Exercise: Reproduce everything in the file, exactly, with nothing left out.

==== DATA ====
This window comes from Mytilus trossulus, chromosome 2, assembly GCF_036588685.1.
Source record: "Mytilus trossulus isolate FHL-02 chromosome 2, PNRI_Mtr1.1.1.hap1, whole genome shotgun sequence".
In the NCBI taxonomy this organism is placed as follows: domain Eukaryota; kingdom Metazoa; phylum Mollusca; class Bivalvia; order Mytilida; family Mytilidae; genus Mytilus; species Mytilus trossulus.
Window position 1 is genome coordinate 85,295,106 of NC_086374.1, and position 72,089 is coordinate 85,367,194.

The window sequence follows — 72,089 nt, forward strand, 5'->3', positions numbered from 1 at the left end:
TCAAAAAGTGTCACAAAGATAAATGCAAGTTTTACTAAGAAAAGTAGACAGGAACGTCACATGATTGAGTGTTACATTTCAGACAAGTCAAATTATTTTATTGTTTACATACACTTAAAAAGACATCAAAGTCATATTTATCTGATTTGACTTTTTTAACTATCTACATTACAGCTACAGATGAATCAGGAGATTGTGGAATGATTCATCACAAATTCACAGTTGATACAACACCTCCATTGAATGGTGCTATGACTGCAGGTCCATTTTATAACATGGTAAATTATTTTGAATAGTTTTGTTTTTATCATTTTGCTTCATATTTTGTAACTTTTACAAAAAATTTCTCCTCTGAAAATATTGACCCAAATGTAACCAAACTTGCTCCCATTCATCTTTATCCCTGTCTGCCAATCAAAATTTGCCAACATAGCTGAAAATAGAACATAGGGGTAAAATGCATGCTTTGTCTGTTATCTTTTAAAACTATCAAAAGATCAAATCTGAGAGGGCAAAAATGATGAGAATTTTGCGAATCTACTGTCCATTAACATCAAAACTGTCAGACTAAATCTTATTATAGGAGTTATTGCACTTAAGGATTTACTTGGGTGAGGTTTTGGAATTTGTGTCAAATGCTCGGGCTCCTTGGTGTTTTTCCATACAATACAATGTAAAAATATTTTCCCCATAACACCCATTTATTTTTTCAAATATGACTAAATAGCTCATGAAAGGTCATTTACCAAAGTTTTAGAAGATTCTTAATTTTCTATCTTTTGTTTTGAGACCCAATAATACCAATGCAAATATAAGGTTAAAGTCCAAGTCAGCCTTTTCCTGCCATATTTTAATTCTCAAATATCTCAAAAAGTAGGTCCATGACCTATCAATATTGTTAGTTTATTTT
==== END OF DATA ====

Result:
This window comes from Mytilus trossulus, chromosome 2, assembly GCF_036588685.1.
Source record: "Mytilus trossulus isolate FHL-02 chromosome 2, PNRI_Mtr1.1.1.hap1, whole genome shotgun sequence".
In the NCBI taxonomy this organism is placed as follows: domain Eukaryota; kingdom Metazoa; phylum Mollusca; class Bivalvia; order Mytilida; family Mytilidae; genus Mytilus; species Mytilus trossulus.
Window position 1 is genome coordinate 85,295,106 of NC_086374.1, and position 72,089 is coordinate 85,367,194.

The window sequence follows — 72,089 nt, forward strand, 5'->3', positions numbered from 1 at the left end:
TCAAAAAGTGTCACAAAGATAAATGCAAGTTTTACTAAGAAAAGTAGACAGGAACGTCACATGATTGAGTGTTACATTTCAGACAAGTCAAATTATTTTATTGTTTACATACACTTAAAAAGACATCAAAGTCATATTTATCTGATTTGACTTTTTTAACTATCTACATTACAGCTACAGATGAATCAGGAGATTGTGGAATGATTCATCACAAATTCACAGTTGATACAACACCTCCATTGAATGGTGCTATGACTGCAGGTCCATTTTATAACATGGTAAATTATTTTGAATAGTTTTGTTTTTATCATTTTGCTTCATATTTTGTAACTTTTACAAAAAATTTCTCCTCTGAAAATATTGACCCAAATGTAACCAAACTTGCTCCCATTCATCTTTATCCCTGTCTGCCAATCAAAATTTGCCAACATAGCTGAAAATAGAACATAGGGGTAAAATGCATGCTTTGTCTGTTATCTTTTAAAACTATCAAAAGATCAAATCTGAGAGGGCAAAAATGATGAGAATTTTGCGAATCTACTGTCCATTAACATCAAAACTGTCAGACTAAATCTTATTATAGGAGTTATTGCACTTAAGGATTTACTTGGGTGAGGTTTTGGAATTTGTGTCAAATGCTCGGGCTCCTTGGTGTTTTTCCATACAATACAATGTAAAAATATTTTCCCCATAACACCCATTTATTTTTTCAAATATGACTAAATAGCTCATGAAAGGTCATTTACCAAAGTTTTAGAAGATTCTTAATTTTCTATCTTTTGTTTTGAGACCCAATAATACCAATGCAAATATAAGGTTAAAGTCCAAGTCAGCCTTTTCCTGCCATATTTTAATTCTCAAATATCTCAAAAAGTAGGTCCATGACCTATCAATATTGTTAGTTTATTTT